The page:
When I was 21 I was completely uninterested in gardening but I WAS interested in bouquets of grape hyacinth. At the time, I lived in this old farmhouse in Ashland and dark grape hyacinth had naturalized all over the back yard--I've never seen anything like it. I used to trudge out in the wet grass with my scissors and cut bouquet after bouquet which would fill little vases and jam jars in every room. Ever since then I've been crazy about the smell of muscari. Where I live now I've planted a few of the common purple variety here and there but I really flipped for the pale blue variety Valerie Finnis. The color is indescribable--almost a woad blue which you can stare at forever and not figure out if it's a cool grey blue or a warm periwinkle. Several years ago I planted some bulbs in a ring at the base of my dogwood but every year their numbers diminish. I'm not sure who to blame: slugs or squirrels, but this one is too good to give up on. You can buy 1,000 bulbs for under $150 from Van Engelen which would keep the slugs busy and me happy for quite a while.
Here's another diminutive AND early bulb. It's a great antidote to Portland's dreary winters: the charming and extra, extra early little daffodil Tête-à-Tête, which is known to poke it's little yellow head up through the snow. Mine bloom when the crocuses do here in Portland. This one's great for forcing or using in pots too.
I hope I don't make anyone cry here but there's something I find garish about most crocuses. Maybe it's just that I don't like the purple, yellow, white combo you often see them in. I do however love the sunny crocus Cream Beauty which starts out more dark orangy yellow and fades to a creamy butter yellow. Plus, with its bright orange stamens it matches my house perfectly!
Lollipop, Lollipop, Oh Lolli-Lolli-Lolli. Alliums are so fun and I particularly like Allium Ambassador for it's dark purple color and perfectly round shape. Plus, if you have the patience, the seed heads on the spent flowers are absolutely magical backlit by the Summer sun.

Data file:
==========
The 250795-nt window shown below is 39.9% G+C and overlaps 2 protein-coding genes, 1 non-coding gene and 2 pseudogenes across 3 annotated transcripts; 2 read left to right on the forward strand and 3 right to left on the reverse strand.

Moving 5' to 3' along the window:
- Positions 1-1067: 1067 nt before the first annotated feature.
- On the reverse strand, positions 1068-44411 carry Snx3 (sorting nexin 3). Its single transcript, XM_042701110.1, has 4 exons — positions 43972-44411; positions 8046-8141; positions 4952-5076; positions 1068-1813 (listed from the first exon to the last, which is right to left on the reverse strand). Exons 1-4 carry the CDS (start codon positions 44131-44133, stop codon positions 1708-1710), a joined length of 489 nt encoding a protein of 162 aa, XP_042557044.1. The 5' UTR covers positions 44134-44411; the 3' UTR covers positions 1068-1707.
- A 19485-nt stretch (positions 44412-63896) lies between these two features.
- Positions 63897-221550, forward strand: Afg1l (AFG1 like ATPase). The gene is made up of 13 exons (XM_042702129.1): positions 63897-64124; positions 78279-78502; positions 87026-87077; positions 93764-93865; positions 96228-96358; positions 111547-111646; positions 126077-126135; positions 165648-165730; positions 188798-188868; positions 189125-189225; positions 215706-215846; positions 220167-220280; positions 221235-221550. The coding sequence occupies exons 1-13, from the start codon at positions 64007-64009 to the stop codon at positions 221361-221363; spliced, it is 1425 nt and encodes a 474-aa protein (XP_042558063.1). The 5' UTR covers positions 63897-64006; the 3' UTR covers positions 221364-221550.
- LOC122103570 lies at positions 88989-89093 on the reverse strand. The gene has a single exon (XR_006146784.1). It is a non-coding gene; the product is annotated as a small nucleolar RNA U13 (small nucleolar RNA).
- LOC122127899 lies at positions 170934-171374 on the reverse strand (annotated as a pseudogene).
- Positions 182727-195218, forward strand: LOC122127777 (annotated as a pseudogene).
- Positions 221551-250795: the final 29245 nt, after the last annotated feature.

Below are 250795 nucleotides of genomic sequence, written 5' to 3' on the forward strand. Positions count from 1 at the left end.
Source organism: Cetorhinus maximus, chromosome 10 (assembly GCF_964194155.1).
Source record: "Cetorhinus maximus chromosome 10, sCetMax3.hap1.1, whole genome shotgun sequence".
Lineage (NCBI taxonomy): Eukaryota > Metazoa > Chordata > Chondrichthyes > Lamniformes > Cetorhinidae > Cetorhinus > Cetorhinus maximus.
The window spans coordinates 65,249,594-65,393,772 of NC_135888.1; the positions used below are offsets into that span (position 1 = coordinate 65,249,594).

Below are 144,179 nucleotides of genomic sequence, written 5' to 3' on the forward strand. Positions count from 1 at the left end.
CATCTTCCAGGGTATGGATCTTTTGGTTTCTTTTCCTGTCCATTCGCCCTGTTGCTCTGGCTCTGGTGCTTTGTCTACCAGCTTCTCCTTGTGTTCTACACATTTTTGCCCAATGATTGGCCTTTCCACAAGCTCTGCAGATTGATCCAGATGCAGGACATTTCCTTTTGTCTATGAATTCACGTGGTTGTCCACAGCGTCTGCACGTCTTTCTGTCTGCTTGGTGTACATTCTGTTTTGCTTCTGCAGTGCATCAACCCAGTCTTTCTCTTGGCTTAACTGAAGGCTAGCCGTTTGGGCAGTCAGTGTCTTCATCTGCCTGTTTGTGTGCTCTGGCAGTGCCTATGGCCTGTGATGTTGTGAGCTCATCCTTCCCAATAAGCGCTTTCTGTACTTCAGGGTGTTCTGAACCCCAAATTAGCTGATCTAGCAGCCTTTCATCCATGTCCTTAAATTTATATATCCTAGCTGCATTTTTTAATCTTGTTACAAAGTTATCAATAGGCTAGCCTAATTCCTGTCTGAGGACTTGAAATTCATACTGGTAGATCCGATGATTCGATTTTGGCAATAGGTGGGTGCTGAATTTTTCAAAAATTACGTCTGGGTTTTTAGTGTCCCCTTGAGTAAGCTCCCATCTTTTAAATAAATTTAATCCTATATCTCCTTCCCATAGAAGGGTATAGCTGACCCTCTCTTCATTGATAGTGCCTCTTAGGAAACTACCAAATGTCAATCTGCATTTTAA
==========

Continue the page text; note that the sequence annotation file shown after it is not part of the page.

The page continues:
I'd tried 3 times to grow this checkered lily and last year I finally hit gold. It's such a gorgeous freak of nature. I'm pretty sure the fairies make their party dresses out of the flowers.
This year I'm trying out a new Fritillaria thanks to my Mom (who also gave me the Checkerboard last year, ain't she sweet?). Ivory Bells looks equally as stunning. I hope the foliage on mine has that dusty green color like the photo. I haven't planted it yet and I'm not sure if I want to put it in a pot or find a home in the garden bed. Stay tuned...
I had to include at least one more daffodil on my list--I pretty much love all daffodils but the ruffly doubles are my favorite and Bridal Crown is one that I really adore. It grows in clusters of small cream flowers with light orange centers. Very classy.
And I have to close with a tulip. This is the most swoon-worthy tulip ever. I'm pretty fickle when it comes to tulips which is easy to do when you treat them as annuals as I do, tossing them out after they have bloomed. Angelique is one I'll go back to again and again though. If you love the blousy, peony-shaped tulips like I do, this is one for you. Normally I don't allow pink in the garden but I make an exception for Angelique (and there is also an orange version now which I'm dying to try).
And finally, I wanted to share some tips for buying and planting bulbs for anyone who is new at this:
1. Order early if you want something new or rare--I recommend ordering as soon as the catalogs ship as I've seen some things sell out in a flash.
2. Shop ultra early or ultra late for the best deals. Most sellers have introductory offers when they first introduce their Fall offerings and again late in the season, though things will be picked over. I've also had good luck buying close-out bulbs at the grocery store which I've planted into December.
3. I think those bulb planter tools are a pain in the tuchus. I prefer to just dig a big hole at the required depth and plant all my bulbs at once. It's way easier and it looks more natural this way, as if the flowers have grown in drifts.
4. Layer your bulbs. When planting you can dig your hole and then plant according to depth with a layer of daffodils, a layer of hyacinths, and a layer of crocuses, etc.
And a post script: I haven't shown you any bulbs from one of my favorite sellers so I wanted to do that now. Old House Gardens specializes in heirloom Spring and Fall bulbs. I highly recommend you order their beautiful catalog which is full of history and beautiful photos. An example:
Most people have never even seen a brown tulip, let alone grown one. Here’s your chance! 18th-century ‘Absalon’ is intricately patterned with swirling flames of dark chocolate and chestnut brown on gold. It’s a true broken tulip, a Dutch Bizarre from the Hortus Bulborum – and sure to cause a buzz.